He sounds like a disaster, doesn’t he? I even thought of rewriting that so that he sounds more loving, but the truth is he was out of control, had no respect for humans. It was not his fault! He was just being a dog, doing the best he can with the guidance he had been given, or more correctly not been given. It just did not seem fair to consign him to death.

Ranger now loves playing in the surf. Shortly after he was rescued, Lucy taught the German Shepard mix how nice it is to feel the ocean surf flow between his paws.

Lucy, the matriarch of my pack, was his saviour, she parented him, took him under her wing, told his teenage butt off a couple of times. She taught him to play and wrestle for hours like the energizer bunny, to bite softly and to give her first dibs at food, toys or sticks whenever she said so. How to play fetch and drop the frizbee, how to do a recall so swiftly that when he hears the whistle I have literally seen him turn in mid air 800 yards away and sprint race back to me. Teddy my Yellow Lab (and pack leader) taught him quickly that there are going to be dogs who are bigger, stronger and in charge, without once fighting him. He taught him what pure joy is at the beach, how to run and bounce and jump in the surf (a rare skill in a German Shepherd)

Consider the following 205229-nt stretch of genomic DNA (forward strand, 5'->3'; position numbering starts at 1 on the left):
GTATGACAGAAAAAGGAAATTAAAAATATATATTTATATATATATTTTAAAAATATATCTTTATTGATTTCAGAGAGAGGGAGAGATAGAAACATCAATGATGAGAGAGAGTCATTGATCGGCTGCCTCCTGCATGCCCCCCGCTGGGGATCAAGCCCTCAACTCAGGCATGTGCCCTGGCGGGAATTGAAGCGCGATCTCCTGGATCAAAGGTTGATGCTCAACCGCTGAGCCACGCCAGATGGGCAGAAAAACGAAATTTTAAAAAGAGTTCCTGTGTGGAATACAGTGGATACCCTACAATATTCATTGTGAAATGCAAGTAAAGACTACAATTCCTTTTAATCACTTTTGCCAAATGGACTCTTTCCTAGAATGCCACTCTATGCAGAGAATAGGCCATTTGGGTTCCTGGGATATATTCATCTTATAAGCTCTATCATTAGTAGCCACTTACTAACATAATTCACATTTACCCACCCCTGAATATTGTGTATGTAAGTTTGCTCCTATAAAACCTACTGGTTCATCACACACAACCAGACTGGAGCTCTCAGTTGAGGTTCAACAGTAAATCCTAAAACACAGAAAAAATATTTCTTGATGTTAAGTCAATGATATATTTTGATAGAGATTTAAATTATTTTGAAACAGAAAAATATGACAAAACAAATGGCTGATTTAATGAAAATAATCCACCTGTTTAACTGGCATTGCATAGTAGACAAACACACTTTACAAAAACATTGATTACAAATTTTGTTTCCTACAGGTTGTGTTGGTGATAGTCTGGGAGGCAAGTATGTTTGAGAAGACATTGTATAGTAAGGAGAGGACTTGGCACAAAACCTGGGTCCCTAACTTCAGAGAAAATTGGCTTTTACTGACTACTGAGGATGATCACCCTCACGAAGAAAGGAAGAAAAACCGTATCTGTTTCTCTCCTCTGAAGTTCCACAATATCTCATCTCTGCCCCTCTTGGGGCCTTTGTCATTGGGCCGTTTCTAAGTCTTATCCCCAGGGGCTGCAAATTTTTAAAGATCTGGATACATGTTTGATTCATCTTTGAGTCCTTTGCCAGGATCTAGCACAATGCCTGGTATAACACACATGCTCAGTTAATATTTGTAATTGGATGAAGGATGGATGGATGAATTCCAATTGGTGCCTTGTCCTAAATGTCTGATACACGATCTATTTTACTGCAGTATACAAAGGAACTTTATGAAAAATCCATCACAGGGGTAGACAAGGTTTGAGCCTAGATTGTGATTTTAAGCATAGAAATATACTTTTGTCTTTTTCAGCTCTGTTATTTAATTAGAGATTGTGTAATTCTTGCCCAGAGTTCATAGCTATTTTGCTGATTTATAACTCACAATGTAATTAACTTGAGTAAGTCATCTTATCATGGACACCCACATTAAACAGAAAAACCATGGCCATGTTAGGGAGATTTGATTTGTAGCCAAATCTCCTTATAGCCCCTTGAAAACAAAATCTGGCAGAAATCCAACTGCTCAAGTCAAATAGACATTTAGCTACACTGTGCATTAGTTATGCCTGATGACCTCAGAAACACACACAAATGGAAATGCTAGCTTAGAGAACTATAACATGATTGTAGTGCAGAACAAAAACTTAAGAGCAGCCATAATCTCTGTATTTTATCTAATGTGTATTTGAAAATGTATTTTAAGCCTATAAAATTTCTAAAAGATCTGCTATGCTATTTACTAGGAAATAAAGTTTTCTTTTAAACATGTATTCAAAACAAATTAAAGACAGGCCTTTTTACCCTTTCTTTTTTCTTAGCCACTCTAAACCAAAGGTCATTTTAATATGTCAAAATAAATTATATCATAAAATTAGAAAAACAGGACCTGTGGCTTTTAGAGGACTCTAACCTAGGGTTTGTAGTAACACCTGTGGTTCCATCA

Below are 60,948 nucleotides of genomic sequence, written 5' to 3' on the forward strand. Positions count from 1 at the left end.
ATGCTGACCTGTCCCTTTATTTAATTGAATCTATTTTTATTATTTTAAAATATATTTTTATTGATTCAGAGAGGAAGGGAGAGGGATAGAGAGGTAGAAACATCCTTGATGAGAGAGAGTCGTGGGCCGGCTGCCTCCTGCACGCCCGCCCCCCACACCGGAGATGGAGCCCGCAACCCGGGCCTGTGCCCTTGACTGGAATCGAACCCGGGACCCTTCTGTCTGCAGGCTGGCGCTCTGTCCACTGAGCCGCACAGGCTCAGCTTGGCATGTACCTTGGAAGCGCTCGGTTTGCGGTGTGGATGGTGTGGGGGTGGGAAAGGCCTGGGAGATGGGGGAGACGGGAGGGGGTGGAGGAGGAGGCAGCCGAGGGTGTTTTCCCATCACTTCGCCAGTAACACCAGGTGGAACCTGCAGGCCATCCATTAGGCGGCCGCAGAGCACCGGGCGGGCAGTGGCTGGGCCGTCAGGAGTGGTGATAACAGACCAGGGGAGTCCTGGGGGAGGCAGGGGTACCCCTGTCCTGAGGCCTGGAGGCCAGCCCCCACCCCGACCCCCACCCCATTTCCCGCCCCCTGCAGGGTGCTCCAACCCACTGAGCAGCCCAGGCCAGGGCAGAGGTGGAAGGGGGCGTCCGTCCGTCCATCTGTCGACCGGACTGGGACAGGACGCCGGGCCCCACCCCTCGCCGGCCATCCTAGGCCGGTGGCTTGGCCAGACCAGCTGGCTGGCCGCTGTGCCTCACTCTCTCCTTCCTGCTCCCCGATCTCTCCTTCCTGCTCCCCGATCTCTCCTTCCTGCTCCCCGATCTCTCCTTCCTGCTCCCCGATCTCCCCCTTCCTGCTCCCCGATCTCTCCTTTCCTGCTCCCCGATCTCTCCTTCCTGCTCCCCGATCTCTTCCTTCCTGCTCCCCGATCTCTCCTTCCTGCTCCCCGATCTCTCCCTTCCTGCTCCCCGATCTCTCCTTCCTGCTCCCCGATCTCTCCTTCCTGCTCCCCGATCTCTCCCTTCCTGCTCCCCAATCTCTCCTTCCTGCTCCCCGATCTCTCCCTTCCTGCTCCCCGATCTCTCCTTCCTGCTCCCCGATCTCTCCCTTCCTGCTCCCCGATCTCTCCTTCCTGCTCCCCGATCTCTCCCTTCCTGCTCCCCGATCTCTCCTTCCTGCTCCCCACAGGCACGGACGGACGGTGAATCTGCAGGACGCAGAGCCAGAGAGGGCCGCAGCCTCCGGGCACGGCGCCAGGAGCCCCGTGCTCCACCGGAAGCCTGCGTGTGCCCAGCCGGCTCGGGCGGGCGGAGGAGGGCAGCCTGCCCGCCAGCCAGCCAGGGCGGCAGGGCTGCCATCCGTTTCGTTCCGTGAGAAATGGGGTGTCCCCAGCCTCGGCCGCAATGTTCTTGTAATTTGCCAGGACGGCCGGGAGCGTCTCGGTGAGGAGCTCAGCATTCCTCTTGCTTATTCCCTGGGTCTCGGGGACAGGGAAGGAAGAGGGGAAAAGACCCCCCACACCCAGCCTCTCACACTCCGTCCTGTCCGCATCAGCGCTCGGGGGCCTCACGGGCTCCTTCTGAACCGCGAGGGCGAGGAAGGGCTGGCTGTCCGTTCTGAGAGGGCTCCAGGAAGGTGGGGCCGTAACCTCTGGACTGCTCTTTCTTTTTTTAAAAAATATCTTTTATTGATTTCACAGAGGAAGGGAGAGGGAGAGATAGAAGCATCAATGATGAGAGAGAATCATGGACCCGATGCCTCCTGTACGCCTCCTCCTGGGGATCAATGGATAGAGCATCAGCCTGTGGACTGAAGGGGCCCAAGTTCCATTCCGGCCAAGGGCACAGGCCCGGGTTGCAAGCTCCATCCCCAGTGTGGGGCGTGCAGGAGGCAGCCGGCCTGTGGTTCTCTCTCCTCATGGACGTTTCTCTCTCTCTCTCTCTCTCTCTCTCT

In the first couple of days I really thought I would have to change his name, but Ranger really suits him and gradually he stopped ducking whenever I used his name. Now he comes running. He is totally reliable and attentive, calm and gracious with other dogs and people. He does not need a leash. He tolerates people he does not know but is not needy like a Lab, he can climb all over me but does not jump up on anyone else. He will sit calmly for people to say hi but will not go to them. He is not ever aggressive. He is loyal and loving with all the children we have met and is a great playmate for other dogs as young as ten weeks old. He will be a great family dog, will require daily exercise and needs to be part of the family, will welcome another dog in the home. A single athletic owner who works a lot from home would also work well for him. I feel proud to have him in my life.